BEHIND BUFFY SEASON 9: A Plague Unleashed in "Angel & Faith"

SPOILER WARNING: The following article contains spoilers for "Angel & Faith" #23 and #24.

With the recent release of Issue #24, Dark Horse Comics' "Angel & Faith," continues to careen towards its season finale, and as always, writer Christos Gage and artist Rebekah Issacs are behind the wheel.

Whistler and his accomplices, Pearl and Nash, have managed to concentrate a sphere of magic energy with which they plan to unleash a mystic plague over the whole of the Earth, in hopes of restoring magic to the world and balancing the scales. Unfortunately for everyone, the plague would also result in millions of deaths around the globe.

Angel, Faith, a newly youthful Giles and the rest of their crew are attempting to stop Whistler from carrying out his plan -- though reasoning with the half-man, half-demon doesn't seem to be an option. As the battle rages, the stakes for both sides continue to rise, and it appears no one will escape the conflict unscathed.
In this installment of BEHIND BUFFY SEASON 9, CBR spoke with Gage about the escalating battle, the effect of loss on our heroes and series creator Joss Whedon's interest in the little-guy.

CBR News: Much of this season of "Angel & Faith" has focused on the conflict between Whistler and Angel as the former, with the aid of Pearl and Nash, is trying to unleash a magical virus in a bid to re-balance the scales following the world's loss of magic. With Issue #23, the third part of "What You Want, Not What You Need," Angel and Faith leap into battle against the trio. As they scuffle on the rooftop, Nadira, Faith's former pupil, joins the fray and is soon fried to a crisp by Nash. How does this affect Faith as we move forward with the battle?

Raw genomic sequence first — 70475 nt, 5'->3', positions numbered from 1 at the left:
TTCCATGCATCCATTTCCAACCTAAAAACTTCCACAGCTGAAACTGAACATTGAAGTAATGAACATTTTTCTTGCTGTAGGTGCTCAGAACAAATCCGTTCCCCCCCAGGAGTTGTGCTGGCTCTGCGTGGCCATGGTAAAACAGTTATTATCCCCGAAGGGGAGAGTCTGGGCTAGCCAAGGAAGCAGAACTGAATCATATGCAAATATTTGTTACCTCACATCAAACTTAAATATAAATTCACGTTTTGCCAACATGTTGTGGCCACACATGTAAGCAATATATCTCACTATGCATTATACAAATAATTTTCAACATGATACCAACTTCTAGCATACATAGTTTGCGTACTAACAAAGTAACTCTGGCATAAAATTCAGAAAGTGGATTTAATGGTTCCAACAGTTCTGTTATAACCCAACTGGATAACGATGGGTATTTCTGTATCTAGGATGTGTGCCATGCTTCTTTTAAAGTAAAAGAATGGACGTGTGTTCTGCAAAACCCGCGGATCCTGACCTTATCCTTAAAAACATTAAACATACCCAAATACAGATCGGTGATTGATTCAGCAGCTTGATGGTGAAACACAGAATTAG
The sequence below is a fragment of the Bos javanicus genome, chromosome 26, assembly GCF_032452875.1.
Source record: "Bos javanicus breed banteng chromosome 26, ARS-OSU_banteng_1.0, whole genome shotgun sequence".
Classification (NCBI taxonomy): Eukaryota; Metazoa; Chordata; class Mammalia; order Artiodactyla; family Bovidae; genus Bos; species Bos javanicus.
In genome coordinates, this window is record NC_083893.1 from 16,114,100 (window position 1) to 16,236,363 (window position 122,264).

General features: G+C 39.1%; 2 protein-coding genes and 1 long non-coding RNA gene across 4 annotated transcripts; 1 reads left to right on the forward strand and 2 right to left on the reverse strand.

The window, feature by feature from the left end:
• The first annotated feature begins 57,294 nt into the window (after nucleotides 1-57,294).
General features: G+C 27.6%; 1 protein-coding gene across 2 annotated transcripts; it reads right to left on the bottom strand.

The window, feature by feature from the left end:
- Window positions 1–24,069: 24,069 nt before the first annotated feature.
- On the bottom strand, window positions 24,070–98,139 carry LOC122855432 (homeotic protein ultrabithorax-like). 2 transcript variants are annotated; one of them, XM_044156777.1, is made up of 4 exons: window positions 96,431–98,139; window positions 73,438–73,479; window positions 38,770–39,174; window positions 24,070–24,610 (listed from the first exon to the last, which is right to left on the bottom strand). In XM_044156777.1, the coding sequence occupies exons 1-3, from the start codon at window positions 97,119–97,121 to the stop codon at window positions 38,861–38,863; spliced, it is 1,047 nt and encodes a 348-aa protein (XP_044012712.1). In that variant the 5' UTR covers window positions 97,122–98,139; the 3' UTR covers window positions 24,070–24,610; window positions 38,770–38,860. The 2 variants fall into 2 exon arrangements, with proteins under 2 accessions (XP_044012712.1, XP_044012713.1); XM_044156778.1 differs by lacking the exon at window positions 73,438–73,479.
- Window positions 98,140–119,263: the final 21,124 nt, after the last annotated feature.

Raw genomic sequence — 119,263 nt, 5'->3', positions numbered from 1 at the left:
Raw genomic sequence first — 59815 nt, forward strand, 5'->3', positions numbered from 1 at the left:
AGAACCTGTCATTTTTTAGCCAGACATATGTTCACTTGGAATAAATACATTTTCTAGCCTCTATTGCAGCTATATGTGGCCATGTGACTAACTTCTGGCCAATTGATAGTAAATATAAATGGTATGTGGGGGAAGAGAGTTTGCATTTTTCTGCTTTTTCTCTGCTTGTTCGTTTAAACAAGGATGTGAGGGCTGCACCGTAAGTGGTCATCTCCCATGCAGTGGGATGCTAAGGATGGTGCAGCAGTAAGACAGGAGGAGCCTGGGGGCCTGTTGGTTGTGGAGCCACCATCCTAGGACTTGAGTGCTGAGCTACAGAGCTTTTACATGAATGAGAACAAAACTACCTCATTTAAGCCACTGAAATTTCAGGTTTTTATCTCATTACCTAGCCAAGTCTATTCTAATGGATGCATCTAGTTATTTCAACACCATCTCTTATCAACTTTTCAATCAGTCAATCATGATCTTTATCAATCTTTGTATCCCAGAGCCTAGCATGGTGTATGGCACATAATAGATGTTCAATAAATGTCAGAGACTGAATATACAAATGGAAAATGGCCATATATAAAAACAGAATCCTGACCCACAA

Christos Gage: It's pretty devastating. Faith started mentoring Nadira and other Slayers to help them -- to steer them on the right course in their lives. She feels that with Nadira she failed pretty spectacularly, but Nadira got some payback in #24. We will explore Faith's feelings about all this more in #25.

We're also treated, in #23, to the revelation of Whistler's demon form, a great embodying of opposites.

Yeah, with this I was kind of influenced by the character of Doyle from the first season of the "Angel." He was half demon, and had a human looking form as well as a demonic looking one. So I figured Whistler had another face as well. I think Rebekah did a terrific job with the design -- you can still tell it's him under the fire and horns!

As the battle continues in Issue #24, and the fourth part of "What You Want...," the crowd in the streets has been infected with the magic virus, and is transforming into pretty ghastly mutations -- did you just tell Rebekah to go wild with her designs?